Exercise: Fast Lookups for Encoded Sequences¶
Let’s suppose that you want to embed or encode something that you want to look up at a later date. For example, you could be embedded things that need to be identified (such as a song). Or maybe you want to just find the neighbors of a new data point.
In any case, using the approximate nearest neighbors libraries are wonderful for this. For this exercise, we will use Spotify’s annoy library (we saw this on day 1, in the pretrained word vector notebook). You should aim to complete the following steps:
- Load the network from the Day 2, 01 notebook using the pre-trained weights.
- You could use the 02 notebook, but we want to get a single vector per each sequence.
- So, to use 02, you would need to port the
- One reason why you might be interested in doing this is because the 02 objective function learned a better final vector representation.
- Given a loaded network with pre-trained weights, write a function which does nearly exactly what the forward function does, but doesn’t apply the fully connected layer.
- This is because we want the feature vector just before the fully connected.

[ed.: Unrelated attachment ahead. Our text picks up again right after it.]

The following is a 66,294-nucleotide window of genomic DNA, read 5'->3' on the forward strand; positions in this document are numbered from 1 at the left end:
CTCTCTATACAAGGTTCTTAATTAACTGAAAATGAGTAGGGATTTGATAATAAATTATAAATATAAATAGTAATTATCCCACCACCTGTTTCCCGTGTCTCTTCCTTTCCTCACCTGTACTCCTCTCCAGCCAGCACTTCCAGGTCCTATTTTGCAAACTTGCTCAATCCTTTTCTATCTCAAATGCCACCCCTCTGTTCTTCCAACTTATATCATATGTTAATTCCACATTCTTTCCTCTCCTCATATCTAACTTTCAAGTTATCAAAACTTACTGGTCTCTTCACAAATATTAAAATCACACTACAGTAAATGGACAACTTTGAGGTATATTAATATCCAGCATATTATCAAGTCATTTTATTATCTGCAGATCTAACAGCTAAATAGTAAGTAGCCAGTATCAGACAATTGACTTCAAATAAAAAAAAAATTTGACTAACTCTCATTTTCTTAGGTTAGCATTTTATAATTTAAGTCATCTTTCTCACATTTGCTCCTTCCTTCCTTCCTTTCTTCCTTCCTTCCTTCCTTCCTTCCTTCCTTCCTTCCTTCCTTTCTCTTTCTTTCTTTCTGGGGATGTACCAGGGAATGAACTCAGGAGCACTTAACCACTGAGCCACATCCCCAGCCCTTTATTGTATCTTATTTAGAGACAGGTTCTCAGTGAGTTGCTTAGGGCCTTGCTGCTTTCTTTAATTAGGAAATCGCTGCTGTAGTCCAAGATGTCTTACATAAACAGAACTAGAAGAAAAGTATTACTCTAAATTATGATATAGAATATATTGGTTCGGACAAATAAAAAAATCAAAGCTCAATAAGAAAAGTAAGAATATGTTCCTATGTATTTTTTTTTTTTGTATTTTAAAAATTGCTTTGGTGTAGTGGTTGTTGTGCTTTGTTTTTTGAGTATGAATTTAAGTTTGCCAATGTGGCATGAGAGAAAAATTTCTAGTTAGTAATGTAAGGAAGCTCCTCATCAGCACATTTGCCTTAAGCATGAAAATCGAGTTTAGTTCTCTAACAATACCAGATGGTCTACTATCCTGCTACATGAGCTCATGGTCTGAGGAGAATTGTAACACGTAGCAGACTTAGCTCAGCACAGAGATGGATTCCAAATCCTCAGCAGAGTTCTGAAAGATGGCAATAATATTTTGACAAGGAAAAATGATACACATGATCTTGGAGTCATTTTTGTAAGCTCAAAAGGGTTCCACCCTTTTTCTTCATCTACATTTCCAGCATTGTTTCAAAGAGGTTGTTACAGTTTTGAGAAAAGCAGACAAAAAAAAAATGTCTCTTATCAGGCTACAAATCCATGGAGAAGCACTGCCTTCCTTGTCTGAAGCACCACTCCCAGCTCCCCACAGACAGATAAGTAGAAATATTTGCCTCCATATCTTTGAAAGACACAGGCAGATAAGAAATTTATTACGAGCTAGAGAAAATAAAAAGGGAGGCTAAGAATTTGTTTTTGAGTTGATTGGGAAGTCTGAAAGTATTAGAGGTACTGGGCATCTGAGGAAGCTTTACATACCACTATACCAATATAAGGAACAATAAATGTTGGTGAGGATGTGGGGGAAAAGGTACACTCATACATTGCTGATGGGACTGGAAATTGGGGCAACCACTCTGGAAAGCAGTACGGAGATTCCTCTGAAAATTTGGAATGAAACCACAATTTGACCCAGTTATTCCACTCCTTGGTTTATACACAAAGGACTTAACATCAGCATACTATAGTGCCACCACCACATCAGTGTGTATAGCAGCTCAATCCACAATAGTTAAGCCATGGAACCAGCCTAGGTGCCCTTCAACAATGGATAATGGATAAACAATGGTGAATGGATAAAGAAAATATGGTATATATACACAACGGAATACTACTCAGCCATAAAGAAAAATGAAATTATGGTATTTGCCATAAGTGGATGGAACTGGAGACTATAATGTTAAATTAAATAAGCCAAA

- it is common to assume that the penultimate layer has learned more generalizable features than the final layer (which is used in softmax computations and is this used to being normalize inducing a probability distribution).
- The code for this shoud look something like:
def get_penultimate(net, x_in, x_lengths=None): x_in = net.emb(x_in) x_mid = net.conv(x_in.permute(0, 2, 1)).permute(0, 2, 1) y_out = net.rnn(x_in) if x_lengths is not None: y_out = column_gather(y_out, x_lengths) else: y_out = y_out[:, -1, :] return y_out
- As you get penultimate vectors for each datapoint, store them in spotify’s annoy. This requires specifying some label for the vector. Using
vectorizer.surname_vocab.lookupis how you can retrieve the character for each index value in the network inputs. There are some ‘decode’ functions in the day 2 02 and 03 notebooks.
- Once everything is added to spotify’s annoy, you can then look up any surname and find the set of nearest neighbors! Kind of cool! this is one way to do the k nearest neighbor classification rule.